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RE: Bridging XML/HTTP

From: Mike Dierken <mike@DataChannel.com>
Date: Mon, 27 Mar 2000 13:34:18 -0800
Message-ID: <25D0DF2980A7D311AB1C00508B91BD2A46B151@BELMAIL1>
To: xml-dist-app@w3.org
> 
> That's what I was talking about, though you appear to want to take it
> further.  But I'm not sure how far it could be taken.  A document as
> a representation of a resource doesn't know whether its coming or
> going, for example.  I'm quite certain that the best place for that
> information isn't in the document.  That feels more like a workflow
> solution to me, if I understand you correctly.

I think of the 'document' as a reflection of the resource, rather than as a
file on disk. 
Not sure if that's how you view it (& I'm not sure if this even makes
sense.)
So, the document is 'acquired' and the way it is acquired can describe
whether it is coming or going.

Also, you can use XLink type of stuff for the meta info to be outside of
media:
<output>
 <http:Headers>
	<http:Content-Type>text/plain</http:Content-Type>
 </http:Headers>
 <!-- NOTE: This is not real XLink... -->
 <body xml:link='simple' href='path/to/some.txt' /> 
</output>

> 
> > In interesting by-product/experiment would be to have a 
> listener on port 80
> > parse the incoming text & generate (constrained by the HTTP
> > DTD/schema/structure/etc) either a) SAX events b) XML text 
> or c) virtual
> > DOM. In this experiment, you could then use generic XML 
> processors (XSL
> > engines, utilities, etc) to handle HTTP requests.
> 
> Yup.  I'm not sure what this would buy you though.  Is there
> something you can do (or do better) with this approach?
> I agree that it's interesting to think about.
> 

I was thinking of how hard it was to do some things with XSL. For example,
there is no way to touch the response headers. The body of the XSL file
describes the response entity body - where do you say what the Content-Type
header is? Possibly in processing instructions... I don't know.

So I was trying to come up with a mechanism where the full capabilities of a
Web application could be implemented with XSL.

If you had a 'hub' document which linked to four XML documents (request,
response, session, application) you could start processing the hub document
& read from the request, go to the specified target in the application
data-space (exposed as XML), do conditional things based on the session (who
the user is, etc) and fill out the response (if the XSL author knew the
output schema was full HTTP with embedded HTML and not just HTML, they could
output the headers, etc. - but this is still fuzzy in my mind - still an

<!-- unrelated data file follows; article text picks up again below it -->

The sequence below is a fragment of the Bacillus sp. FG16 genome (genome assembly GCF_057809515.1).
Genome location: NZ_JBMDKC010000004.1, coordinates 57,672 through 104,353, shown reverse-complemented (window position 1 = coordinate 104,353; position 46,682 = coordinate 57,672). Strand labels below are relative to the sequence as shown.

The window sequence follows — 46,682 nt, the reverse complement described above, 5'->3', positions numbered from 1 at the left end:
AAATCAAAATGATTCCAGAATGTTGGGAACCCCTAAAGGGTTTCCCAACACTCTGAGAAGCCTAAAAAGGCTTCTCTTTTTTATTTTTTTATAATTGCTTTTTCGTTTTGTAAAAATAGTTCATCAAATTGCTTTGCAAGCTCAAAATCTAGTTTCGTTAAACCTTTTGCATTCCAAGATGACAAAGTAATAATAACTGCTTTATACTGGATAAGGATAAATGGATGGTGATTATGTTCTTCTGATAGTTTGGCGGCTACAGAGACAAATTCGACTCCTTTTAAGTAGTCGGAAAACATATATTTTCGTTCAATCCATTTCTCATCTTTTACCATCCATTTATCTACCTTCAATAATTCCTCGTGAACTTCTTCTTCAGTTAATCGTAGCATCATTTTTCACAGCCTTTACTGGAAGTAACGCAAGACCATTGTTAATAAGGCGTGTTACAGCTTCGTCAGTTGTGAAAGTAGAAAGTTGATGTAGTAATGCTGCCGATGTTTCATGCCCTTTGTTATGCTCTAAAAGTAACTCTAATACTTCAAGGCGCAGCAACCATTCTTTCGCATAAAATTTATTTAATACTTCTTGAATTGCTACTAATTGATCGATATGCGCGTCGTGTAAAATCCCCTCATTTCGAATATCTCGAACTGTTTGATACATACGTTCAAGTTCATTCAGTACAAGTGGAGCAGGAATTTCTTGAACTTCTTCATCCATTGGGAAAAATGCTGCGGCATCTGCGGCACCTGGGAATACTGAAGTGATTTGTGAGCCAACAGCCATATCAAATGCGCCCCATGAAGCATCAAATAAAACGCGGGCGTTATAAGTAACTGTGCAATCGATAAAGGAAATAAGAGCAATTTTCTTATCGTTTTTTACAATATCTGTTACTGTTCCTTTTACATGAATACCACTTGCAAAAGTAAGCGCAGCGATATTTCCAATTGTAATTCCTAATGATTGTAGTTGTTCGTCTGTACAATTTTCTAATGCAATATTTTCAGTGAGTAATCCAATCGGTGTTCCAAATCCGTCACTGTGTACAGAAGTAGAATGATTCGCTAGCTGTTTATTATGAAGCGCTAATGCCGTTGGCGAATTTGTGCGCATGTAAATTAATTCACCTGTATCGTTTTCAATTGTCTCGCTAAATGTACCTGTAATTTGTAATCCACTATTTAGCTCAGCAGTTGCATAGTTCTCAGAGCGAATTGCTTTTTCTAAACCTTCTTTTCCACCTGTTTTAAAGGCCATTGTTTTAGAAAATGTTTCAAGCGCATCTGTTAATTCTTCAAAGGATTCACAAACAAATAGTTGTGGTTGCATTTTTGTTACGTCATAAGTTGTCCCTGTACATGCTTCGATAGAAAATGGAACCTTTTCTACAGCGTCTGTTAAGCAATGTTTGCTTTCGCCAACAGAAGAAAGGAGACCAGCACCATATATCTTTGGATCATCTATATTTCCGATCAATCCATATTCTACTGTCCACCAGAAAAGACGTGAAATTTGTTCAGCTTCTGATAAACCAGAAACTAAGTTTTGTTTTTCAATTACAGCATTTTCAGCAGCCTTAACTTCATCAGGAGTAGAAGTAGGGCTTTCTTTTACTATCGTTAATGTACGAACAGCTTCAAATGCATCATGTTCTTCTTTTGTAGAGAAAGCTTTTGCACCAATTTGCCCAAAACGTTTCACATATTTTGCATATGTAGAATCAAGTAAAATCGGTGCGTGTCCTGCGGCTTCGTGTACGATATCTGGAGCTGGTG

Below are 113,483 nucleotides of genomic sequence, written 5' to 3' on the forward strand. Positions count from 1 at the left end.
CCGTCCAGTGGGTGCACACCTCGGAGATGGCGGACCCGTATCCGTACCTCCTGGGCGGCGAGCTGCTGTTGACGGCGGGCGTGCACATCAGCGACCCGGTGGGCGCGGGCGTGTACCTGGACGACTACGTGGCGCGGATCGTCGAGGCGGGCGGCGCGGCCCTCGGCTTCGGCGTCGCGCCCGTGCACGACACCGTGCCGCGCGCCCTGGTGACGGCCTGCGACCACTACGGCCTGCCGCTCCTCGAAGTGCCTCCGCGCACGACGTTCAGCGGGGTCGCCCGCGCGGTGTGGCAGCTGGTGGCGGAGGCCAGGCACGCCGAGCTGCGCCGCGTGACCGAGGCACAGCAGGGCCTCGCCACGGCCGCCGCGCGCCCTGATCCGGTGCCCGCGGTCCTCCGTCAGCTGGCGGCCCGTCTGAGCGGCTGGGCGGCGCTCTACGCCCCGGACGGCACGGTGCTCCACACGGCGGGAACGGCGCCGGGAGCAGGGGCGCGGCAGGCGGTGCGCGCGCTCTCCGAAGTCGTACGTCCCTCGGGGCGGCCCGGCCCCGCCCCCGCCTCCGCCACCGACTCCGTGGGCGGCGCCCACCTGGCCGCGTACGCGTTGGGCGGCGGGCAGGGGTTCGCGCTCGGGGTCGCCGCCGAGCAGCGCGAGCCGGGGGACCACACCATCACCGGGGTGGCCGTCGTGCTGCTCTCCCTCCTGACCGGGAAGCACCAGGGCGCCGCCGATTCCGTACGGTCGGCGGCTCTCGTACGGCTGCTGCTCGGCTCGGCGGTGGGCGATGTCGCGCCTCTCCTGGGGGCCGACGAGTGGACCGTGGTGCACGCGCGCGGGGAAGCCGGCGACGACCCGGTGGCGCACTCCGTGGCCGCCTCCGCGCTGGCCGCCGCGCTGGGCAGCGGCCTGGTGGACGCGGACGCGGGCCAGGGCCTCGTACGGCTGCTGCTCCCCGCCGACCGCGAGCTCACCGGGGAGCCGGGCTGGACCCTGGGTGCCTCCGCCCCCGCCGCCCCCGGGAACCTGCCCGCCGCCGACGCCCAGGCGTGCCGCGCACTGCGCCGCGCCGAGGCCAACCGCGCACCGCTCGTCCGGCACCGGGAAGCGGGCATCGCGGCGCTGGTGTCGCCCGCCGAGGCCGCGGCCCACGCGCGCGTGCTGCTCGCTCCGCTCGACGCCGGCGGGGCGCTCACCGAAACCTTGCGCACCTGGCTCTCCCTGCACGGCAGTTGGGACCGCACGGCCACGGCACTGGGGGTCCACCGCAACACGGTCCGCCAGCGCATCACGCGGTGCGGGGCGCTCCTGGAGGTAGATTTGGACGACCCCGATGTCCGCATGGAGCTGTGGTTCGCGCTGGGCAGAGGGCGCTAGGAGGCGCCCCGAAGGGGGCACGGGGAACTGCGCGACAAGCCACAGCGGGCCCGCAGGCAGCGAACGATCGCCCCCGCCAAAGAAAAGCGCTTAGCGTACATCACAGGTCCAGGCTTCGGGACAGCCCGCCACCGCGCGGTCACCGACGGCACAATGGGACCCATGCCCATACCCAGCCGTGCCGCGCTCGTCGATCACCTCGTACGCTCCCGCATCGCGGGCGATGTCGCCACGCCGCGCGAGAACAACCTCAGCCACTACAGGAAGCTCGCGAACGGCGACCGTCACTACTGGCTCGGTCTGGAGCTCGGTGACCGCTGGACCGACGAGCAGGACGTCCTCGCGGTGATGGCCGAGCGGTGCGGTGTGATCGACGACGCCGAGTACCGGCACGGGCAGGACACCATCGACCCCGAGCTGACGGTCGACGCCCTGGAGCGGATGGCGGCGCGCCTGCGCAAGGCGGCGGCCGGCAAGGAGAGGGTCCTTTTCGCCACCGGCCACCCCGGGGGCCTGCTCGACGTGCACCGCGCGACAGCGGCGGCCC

experiment.)

Mike


> -----Original Message-----
> From: Mark Baker [mailto:mark.baker@Canada.Sun.COM]
> Sent: Monday, March 27, 2000 1:18 PM
> To: Mike Dierken
> Subject: Re: Bridging XML/HTTP
> 
> 
> Mike Dierken wrote:
> > 
> > I'm not talking about changing HTTP - I'm talking about 
> expressing existing
> > HTTP data structures   via XML.
> 
> Ah, sorry.
> 
> > 
> > For example, the Java Servlet API is an object model of 
> what HTTP provides -
> > a structure & API for reading & writing. The API constrains 
> what you are
> > allowed to write.
> > If there were an XML model of what kinds of things are allowed to be
> > written, that becomes a declarative definition of those constraints.
> > Declarative data could then be embedded in content & a 
> processor could
> > easily extract and translate to HTTP. This XML processor is 
> some of what a
> > web server does - it looks inside HTML content for certain 
> tags & translates
> > to HTTP output.
> 
> That's what I was talking about, though you appear to want to take it
> further.  But I'm not sure how far it could be taken.  A document as
> a representation of a resource doesn't know whether its coming or
> going, for example.  I'm quite certain that the best place for that
> information isn't in the document.  That feels more like a workflow
> solution to me, if I understand you correctly.
> 
> > In interesting by-product/experiment would be to have a 
> listener on port 80
> > parse the incoming text & generate (constrained by the HTTP
> > DTD/schema/structure/etc) either a) SAX events b) XML text 
> or c) virtual
> > DOM. In this experiment, you could then use generic XML 
> processors (XSL
> > engines, utilities, etc) to handle HTTP requests.
> 
> Yup.  I'm not sure what this would buy you though.  Is there
> something you can do (or do better) with this approach?
> I agree that it's interesting to think about.
> 
> MB
> 
Received on Monday, 27 March 2000 16:40:14 GMT

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